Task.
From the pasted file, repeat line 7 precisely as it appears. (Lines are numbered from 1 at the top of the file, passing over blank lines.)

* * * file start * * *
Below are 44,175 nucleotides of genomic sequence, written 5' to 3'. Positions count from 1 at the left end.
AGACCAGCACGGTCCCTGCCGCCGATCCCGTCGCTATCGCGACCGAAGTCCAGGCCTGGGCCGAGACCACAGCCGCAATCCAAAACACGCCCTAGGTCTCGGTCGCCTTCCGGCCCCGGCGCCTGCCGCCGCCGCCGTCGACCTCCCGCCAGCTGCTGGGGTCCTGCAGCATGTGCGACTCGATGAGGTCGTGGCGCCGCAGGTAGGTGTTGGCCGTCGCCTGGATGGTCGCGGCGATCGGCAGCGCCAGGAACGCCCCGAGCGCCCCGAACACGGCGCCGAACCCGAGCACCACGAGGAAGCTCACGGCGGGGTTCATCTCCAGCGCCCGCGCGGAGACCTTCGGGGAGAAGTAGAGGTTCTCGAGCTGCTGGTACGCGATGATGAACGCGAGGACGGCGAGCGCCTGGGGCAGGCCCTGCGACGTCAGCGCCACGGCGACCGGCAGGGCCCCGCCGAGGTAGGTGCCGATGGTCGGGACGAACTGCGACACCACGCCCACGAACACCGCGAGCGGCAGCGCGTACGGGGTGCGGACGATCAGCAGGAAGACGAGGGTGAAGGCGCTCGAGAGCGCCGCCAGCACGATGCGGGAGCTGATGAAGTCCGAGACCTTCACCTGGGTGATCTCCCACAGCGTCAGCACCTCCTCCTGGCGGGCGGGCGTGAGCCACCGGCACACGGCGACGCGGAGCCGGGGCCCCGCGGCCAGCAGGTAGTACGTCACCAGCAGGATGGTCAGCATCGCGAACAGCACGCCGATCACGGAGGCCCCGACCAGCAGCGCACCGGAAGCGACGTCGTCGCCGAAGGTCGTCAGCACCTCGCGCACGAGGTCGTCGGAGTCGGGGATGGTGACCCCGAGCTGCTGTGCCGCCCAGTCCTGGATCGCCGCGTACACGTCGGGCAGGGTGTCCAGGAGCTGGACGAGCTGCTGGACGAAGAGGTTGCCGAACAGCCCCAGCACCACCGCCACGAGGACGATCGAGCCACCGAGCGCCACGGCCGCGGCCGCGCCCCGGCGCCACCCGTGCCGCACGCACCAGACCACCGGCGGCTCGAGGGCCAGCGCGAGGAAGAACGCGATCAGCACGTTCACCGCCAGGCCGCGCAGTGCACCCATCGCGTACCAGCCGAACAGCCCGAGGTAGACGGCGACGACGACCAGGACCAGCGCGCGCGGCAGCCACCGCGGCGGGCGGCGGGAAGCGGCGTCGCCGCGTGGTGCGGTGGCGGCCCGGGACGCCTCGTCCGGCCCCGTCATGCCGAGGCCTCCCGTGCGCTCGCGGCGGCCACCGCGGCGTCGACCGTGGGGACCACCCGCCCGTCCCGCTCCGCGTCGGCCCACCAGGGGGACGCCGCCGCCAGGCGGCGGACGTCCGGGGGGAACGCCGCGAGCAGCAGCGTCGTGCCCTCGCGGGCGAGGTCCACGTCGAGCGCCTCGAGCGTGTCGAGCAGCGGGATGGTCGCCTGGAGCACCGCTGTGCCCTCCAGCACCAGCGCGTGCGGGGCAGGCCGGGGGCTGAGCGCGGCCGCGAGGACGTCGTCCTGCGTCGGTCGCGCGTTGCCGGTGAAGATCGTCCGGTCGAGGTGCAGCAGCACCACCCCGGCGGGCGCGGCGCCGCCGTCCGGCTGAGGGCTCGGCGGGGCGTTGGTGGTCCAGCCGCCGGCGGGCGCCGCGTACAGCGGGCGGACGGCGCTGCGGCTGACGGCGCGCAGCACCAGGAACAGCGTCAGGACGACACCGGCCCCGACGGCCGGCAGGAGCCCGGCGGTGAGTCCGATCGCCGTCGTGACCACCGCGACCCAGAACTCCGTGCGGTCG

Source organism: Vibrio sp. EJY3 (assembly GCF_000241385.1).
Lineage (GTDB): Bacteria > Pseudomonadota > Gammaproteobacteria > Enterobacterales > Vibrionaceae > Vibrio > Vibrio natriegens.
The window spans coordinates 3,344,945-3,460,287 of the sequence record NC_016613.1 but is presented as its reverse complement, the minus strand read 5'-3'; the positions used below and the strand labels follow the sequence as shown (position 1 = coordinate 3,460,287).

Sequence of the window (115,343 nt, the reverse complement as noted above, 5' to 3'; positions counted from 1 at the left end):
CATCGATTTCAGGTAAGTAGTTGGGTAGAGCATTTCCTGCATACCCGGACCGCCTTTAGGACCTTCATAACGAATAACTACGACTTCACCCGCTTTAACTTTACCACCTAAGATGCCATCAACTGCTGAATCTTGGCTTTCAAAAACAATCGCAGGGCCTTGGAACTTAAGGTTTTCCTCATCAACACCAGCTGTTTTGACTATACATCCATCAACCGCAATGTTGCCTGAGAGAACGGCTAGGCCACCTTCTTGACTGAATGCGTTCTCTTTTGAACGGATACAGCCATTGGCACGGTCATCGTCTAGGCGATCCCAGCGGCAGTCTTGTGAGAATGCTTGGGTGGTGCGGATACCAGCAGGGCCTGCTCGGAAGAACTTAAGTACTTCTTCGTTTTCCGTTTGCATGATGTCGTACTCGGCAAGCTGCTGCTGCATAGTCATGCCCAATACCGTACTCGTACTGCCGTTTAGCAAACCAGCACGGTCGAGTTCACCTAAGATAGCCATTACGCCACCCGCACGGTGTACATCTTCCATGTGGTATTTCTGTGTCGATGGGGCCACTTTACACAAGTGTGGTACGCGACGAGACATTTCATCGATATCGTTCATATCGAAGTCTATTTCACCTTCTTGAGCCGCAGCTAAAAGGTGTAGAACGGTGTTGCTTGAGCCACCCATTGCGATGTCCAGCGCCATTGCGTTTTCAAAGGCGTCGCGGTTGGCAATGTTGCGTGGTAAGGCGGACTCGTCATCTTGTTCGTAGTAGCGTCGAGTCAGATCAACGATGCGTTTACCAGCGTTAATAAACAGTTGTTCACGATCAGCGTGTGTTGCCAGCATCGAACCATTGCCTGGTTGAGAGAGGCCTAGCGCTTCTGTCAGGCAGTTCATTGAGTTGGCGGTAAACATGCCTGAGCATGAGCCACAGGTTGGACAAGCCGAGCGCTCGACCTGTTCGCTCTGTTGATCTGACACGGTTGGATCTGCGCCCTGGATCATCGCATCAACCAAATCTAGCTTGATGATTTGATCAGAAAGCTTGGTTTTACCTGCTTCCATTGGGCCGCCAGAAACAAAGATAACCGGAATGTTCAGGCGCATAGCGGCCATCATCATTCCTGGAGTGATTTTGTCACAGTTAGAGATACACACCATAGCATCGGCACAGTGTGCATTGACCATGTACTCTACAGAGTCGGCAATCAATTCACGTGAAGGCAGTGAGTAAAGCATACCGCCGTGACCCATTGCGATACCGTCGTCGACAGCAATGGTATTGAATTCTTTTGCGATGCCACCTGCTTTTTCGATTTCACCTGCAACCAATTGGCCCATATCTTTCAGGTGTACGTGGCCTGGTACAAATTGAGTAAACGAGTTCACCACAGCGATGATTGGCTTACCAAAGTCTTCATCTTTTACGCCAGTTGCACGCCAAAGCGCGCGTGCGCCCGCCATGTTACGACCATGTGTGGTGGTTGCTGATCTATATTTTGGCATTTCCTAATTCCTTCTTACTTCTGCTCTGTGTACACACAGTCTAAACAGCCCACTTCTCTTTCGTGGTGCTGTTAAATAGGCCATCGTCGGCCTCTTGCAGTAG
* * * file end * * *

CATCGATTTCAGGTAAGTAGTTGGGTAGAGCATTTCCTGCATACCCGGACCGCCTTTAGGACCTTCATAACGAATAACTACGACTTCACCCGCTTTAACTTTACCACCTAAGATGCCATCAACTGCTGAATCTTGGCTTTCAAAAACAATCGCAGGGCCTTGGAACTTAAGGTTTTCCTCATCAACACCAGCTGTTTTGACTATACATCCATCAACCGCAATGTTGCCTGAGAGAACGGCTAGGCCACCTTCTTGACTGAATGCGTTCTCTTTTGAACGGATACAGCCATTGGCACGGTCATCGTCTAGGCGATCCCAGCGGCAGTCTTGTGAGAATGCTTGGGTGGTGCGGATACCAGCAGGGCCTGCTCGGAAGAACTTAAGTACTTCTTCGTTTTCCGTTTGCATGATGTCGTACTCGGCAAGCTGCTGCTGCATAGTCATGCCCAATACCGTACTCGTACTGCCGTTTAGCAAACCAGCACGGTCGAGTTCACCTAAGATAGCCATTACGCCACCCGCACGGTGTACATCTTCCATGTGGTATTTCTGTGTCGATGGGGCCACTTTACACAAGTGTGGTACGCGACGAGACATTTCATCGATATCGTTCATATCGAAGTCTATTTCACCTTCTTGAGCCGCAGCTAAAAGGTGTAGAACGGTGTTGCTTGAGCCACCCATTGCGATGTCCAGCGCCATTGCGTTTTCAAAGGCGTCGCGGTTGGCAATGTTGCGTGGTAAGGCGGACTCGTCATCTTGTTCGTAGTAGCGTCGAGTCAGATCAACGATGCGTTTACCAGCGTTAATAAACAGTTGTTCACGATCAGCGTGTGTTGCCAGCATCGAACCATTGCCTGGTTGAGAGAGGCCTAGCGCTTCTGTCAGGCAGTTCATTGAGTTGGCGGTAAACATGCCTGAGCATGAGCCACAGGTTGGACAAGCCGAGCGCTCGACCTGTTCGCTCTGTTGATCTGACACGGTTGGATCTGCGCCCTGGATCATCGCATCAACCAAATCTAGCTTGATGATTTGATCAGAAAGCTTGGTTTTACCTGCTTCCATTGGGCCGCCAGAAACAAAGATAACCGGAATGTTCAGGCGCATAGCGGCCATCATCATTCCTGGAGTGATTTTGTCACAGTTAGAGATACACACCATAGCATCGGCACAGTGTGCATTGACCATGTACTCTACAGAGTCGGCAATCAATTCACGTGAAGGCAGTGAGTAAAGCATACCGCCGTGACCCATTGCGATACCGTCGTCGACAGCAATGGTATTGAATTCTTTTGCGATGCCACCTGCTTTTTCGATTTCACCTGCAACCAATTGGCCCATATCTTTCAGGTGTACGTGGCCTGGTACAAATTGAGTAAACGAGTTCACCACAGCGATGATTGGCTTACCAAAGTCTTCATCTTTTACGCCAGTTGCACGCCAAAGCGCGCGTGCGCCCGCCATGTTACGACCATGTGTGGTGGTTGCTGATCTATATTTTGGCATTTCCTAATTCCTTCTTACTTCTGCTCTGTGTACACACAGTCTAAACAGCCCACTTCTCTTTCGTGGTGCTGTTAAATAGGCCATCGTCGGCCTCTTGCAGTAG